Under the Clean Water Act, EPA requires electric utilities to install new environmental control technology in what are known as cooling water intake structures (CWIS), used by power companies to draw water from lakes, rivers or other water bodies to cool their generators.
In the Entergy case, the EPA allowed the power company to implement one wastewater treatment technology option in its cooling system rather than another technical approach that would have been much more costly but would have produced only marginally better results.
The Second Circuit appellate court ruled against EPA, holding that under the law the agency was precluded from making CWIS authorisation decisions based on cost-benefit grounds.
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“The Second Circuit’s view that EPA cannot reject a wastewater treatment technology option that has far greater costs but only minimal additional pollution reduction benefits would, if applied to the thousands of facilities with wastewater discharges, impose serious financial burdens on society for little benefit,” the industries argue.
Although chemical producers, steel manufacturers and forestry and paper companies obviously are not electric utility firms, they do share some common processes.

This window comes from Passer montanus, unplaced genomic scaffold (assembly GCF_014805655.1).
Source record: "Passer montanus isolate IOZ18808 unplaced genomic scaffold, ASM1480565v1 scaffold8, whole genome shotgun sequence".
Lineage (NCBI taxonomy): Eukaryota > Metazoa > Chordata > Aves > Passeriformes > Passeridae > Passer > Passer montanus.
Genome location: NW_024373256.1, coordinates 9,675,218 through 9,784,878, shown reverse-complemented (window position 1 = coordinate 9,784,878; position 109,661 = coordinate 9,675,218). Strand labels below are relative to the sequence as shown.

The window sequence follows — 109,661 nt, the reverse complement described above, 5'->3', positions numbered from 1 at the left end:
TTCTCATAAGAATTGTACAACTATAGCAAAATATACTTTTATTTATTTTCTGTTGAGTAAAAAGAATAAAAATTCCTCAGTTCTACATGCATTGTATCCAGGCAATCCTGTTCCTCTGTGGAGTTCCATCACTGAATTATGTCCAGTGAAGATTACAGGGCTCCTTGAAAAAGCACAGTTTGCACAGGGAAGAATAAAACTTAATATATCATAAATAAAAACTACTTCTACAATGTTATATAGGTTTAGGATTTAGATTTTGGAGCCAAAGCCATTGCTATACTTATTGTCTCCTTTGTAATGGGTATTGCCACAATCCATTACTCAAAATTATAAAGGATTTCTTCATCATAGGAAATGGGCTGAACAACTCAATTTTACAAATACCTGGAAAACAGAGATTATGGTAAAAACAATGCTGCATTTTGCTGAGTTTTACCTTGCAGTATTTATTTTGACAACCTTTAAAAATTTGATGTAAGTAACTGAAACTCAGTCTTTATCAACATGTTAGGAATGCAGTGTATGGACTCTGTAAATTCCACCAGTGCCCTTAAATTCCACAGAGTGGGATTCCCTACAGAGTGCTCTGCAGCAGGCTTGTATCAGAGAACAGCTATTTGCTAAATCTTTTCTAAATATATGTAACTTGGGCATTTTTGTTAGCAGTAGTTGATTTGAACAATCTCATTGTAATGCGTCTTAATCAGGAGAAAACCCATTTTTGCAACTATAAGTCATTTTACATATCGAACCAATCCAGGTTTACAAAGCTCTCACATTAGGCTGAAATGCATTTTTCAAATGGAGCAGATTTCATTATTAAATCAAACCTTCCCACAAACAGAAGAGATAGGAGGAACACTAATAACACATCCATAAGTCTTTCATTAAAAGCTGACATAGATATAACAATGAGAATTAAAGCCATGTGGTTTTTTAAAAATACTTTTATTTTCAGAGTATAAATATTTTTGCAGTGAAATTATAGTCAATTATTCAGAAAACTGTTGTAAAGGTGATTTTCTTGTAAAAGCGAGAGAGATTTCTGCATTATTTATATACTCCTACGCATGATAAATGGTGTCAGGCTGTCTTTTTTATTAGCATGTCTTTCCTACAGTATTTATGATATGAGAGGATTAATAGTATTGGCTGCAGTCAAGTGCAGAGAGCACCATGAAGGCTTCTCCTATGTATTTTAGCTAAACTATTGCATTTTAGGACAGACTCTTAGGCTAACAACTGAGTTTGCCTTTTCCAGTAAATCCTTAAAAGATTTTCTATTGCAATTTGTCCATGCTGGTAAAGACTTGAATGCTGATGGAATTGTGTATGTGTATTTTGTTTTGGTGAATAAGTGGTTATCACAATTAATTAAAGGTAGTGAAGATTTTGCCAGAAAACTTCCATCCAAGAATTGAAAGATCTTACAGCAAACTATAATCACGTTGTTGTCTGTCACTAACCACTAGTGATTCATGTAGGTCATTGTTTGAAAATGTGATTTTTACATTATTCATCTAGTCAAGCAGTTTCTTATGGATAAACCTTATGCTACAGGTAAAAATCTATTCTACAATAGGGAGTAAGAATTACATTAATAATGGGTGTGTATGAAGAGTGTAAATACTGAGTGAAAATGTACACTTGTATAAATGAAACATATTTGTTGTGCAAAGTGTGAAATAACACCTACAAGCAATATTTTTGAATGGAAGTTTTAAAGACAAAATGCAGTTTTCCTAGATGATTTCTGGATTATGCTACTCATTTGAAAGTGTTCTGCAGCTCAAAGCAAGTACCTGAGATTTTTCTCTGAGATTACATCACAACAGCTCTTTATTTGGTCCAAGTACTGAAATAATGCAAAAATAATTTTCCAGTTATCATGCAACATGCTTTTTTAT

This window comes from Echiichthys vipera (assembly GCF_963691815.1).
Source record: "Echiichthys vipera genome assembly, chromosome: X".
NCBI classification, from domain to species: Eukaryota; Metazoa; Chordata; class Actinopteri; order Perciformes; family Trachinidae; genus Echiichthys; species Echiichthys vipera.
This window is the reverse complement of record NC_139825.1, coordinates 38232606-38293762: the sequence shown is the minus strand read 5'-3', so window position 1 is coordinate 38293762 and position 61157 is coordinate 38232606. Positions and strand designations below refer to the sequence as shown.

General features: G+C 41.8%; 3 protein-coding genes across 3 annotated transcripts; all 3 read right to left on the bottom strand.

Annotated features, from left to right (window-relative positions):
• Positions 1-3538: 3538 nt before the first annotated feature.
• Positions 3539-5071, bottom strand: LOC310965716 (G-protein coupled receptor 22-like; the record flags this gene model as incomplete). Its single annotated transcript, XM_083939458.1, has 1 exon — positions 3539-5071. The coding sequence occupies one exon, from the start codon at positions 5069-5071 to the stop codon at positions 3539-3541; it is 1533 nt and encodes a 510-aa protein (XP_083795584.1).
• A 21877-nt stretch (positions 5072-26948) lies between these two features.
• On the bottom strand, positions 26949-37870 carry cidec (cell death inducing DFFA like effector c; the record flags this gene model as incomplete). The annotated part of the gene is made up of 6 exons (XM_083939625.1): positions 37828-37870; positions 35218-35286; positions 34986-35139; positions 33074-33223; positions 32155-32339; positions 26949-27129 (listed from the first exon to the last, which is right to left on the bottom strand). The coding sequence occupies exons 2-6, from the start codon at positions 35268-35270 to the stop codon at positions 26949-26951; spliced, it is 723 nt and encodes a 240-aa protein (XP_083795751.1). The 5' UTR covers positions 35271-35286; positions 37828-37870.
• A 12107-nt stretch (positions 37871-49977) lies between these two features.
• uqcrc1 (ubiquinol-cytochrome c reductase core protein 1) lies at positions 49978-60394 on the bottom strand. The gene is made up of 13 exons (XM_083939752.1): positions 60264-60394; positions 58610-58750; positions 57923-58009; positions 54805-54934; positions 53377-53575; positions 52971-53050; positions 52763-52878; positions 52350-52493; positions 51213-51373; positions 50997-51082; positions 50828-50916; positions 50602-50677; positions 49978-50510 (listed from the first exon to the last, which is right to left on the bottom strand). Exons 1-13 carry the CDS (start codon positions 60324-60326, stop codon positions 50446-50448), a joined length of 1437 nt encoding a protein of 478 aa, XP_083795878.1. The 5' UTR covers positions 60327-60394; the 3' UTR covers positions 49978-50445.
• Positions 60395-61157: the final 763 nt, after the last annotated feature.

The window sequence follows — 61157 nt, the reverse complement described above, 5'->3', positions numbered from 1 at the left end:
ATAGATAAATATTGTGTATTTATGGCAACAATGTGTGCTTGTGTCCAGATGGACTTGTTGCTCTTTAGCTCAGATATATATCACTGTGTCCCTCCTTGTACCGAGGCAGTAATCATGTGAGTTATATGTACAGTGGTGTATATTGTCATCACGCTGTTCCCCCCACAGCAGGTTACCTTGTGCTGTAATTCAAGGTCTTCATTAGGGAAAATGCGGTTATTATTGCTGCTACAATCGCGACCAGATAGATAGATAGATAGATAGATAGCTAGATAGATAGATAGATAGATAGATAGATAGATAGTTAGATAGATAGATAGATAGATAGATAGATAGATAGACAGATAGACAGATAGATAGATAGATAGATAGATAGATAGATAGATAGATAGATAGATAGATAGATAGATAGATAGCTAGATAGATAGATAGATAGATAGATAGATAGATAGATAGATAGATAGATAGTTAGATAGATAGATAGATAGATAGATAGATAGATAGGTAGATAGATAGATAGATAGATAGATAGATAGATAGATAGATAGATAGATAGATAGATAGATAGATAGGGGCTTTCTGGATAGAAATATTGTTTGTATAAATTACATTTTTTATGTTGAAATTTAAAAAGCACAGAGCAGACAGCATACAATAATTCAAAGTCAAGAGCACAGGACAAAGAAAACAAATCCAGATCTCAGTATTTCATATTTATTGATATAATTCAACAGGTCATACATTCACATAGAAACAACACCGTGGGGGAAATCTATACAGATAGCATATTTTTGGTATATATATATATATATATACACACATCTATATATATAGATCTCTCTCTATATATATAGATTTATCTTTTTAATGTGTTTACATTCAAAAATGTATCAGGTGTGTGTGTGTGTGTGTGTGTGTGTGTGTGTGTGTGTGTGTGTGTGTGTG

As the trade groups note in their supporting brief, they too “withdraw water from rivers, lakes, estuaries and the territorial seas for use in their facilities for cooling purposes”.
Although not subject to exactly the same Clean Water Act requirements for cooling water systems, chemical producers and other manufacturers are subject to a similar CWA provision that could be influenced by the ultimate decision in the Entergy case.
In addition, these industrial allies of Entergy are “large consumers of electric power, which can expect increased operating costs if less-flexible, more expensive requirements... mandated by [the Second Circuit appellate court] are imposed on electric utilities from which those businesses purchase their electric power”.
A decision by the Supreme Court on Entergy is likely during the first quarter next year, and the High Court ruling on Shell is expected by mid-2009.
($1 = €0.73)